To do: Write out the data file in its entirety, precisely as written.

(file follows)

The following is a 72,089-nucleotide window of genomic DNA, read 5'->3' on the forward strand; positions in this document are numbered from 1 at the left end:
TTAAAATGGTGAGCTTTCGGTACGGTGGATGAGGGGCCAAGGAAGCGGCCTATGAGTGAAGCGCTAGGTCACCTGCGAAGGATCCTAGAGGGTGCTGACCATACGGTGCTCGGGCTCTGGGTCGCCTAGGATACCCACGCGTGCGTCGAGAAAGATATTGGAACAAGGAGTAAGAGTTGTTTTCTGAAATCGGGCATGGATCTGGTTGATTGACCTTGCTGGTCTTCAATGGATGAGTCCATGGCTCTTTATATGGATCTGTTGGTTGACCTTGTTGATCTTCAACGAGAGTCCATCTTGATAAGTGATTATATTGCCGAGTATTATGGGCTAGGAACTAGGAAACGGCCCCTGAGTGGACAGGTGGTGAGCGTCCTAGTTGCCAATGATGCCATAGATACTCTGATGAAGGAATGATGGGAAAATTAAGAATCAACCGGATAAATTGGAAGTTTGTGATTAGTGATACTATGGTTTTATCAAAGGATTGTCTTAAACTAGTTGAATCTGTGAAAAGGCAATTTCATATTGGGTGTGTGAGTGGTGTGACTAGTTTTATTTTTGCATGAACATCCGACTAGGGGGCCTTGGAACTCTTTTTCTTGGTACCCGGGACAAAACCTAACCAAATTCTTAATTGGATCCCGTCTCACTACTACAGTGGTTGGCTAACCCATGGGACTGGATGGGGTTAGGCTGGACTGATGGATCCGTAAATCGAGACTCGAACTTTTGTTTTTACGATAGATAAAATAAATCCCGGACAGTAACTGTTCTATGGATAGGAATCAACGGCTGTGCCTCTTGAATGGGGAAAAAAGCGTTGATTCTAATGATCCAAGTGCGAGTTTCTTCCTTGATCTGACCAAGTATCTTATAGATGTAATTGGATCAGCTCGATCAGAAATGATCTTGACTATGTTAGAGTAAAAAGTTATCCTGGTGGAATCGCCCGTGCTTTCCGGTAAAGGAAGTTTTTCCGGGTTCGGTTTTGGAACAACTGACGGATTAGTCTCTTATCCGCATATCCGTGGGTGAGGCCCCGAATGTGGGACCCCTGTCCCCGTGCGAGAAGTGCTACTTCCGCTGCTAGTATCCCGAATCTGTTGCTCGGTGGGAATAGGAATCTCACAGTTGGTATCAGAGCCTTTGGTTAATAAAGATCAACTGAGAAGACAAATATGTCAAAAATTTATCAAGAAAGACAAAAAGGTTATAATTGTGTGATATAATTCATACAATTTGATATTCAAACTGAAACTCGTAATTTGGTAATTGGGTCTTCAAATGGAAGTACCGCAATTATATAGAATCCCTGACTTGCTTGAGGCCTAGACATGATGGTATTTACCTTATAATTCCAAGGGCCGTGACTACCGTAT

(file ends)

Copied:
The following is a 72,089-nucleotide window of genomic DNA, read 5'->3' on the forward strand; positions in this document are numbered from 1 at the left end:
TTAAAATGGTGAGCTTTCGGTACGGTGGATGAGGGGCCAAGGAAGCGGCCTATGAGTGAAGCGCTAGGTCACCTGCGAAGGATCCTAGAGGGTGCTGACCATACGGTGCTCGGGCTCTGGGTCGCCTAGGATACCCACGCGTGCGTCGAGAAAGATATTGGAACAAGGAGTAAGAGTTGTTTTCTGAAATCGGGCATGGATCTGGTTGATTGACCTTGCTGGTCTTCAATGGATGAGTCCATGGCTCTTTATATGGATCTGTTGGTTGACCTTGTTGATCTTCAACGAGAGTCCATCTTGATAAGTGATTATATTGCCGAGTATTATGGGCTAGGAACTAGGAAACGGCCCCTGAGTGGACAGGTGGTGAGCGTCCTAGTTGCCAATGATGCCATAGATACTCTGATGAAGGAATGATGGGAAAATTAAGAATCAACCGGATAAATTGGAAGTTTGTGATTAGTGATACTATGGTTTTATCAAAGGATTGTCTTAAACTAGTTGAATCTGTGAAAAGGCAATTTCATATTGGGTGTGTGAGTGGTGTGACTAGTTTTATTTTTGCATGAACATCCGACTAGGGGGCCTTGGAACTCTTTTTCTTGGTACCCGGGACAAAACCTAACCAAATTCTTAATTGGATCCCGTCTCACTACTACAGTGGTTGGCTAACCCATGGGACTGGATGGGGTTAGGCTGGACTGATGGATCCGTAAATCGAGACTCGAACTTTTGTTTTTACGATAGATAAAATAAATCCCGGACAGTAACTGTTCTATGGATAGGAATCAACGGCTGTGCCTCTTGAATGGGGAAAAAAGCGTTGATTCTAATGATCCAAGTGCGAGTTTCTTCCTTGATCTGACCAAGTATCTTATAGATGTAATTGGATCAGCTCGATCAGAAATGATCTTGACTATGTTAGAGTAAAAAGTTATCCTGGTGGAATCGCCCGTGCTTTCCGGTAAAGGAAGTTTTTCCGGGTTCGGTTTTGGAACAACTGACGGATTAGTCTCTTATCCGCATATCCGTGGGTGAGGCCCCGAATGTGGGACCCCTGTCCCCGTGCGAGAAGTGCTACTTCCGCTGCTAGTATCCCGAATCTGTTGCTCGGTGGGAATAGGAATCTCACAGTTGGTATCAGAGCCTTTGGTTAATAAAGATCAACTGAGAAGACAAATATGTCAAAAATTTATCAAGAAAGACAAAAAGGTTATAATTGTGTGATATAATTCATACAATTTGATATTCAAACTGAAACTCGTAATTTGGTAATTGGGTCTTCAAATGGAAGTACCGCAATTATATAGAATCCCTGACTTGCTTGAGGCCTAGACATGATGGTATTTACCTTATAATTCCAAGGGCCGTGACTACCGTAT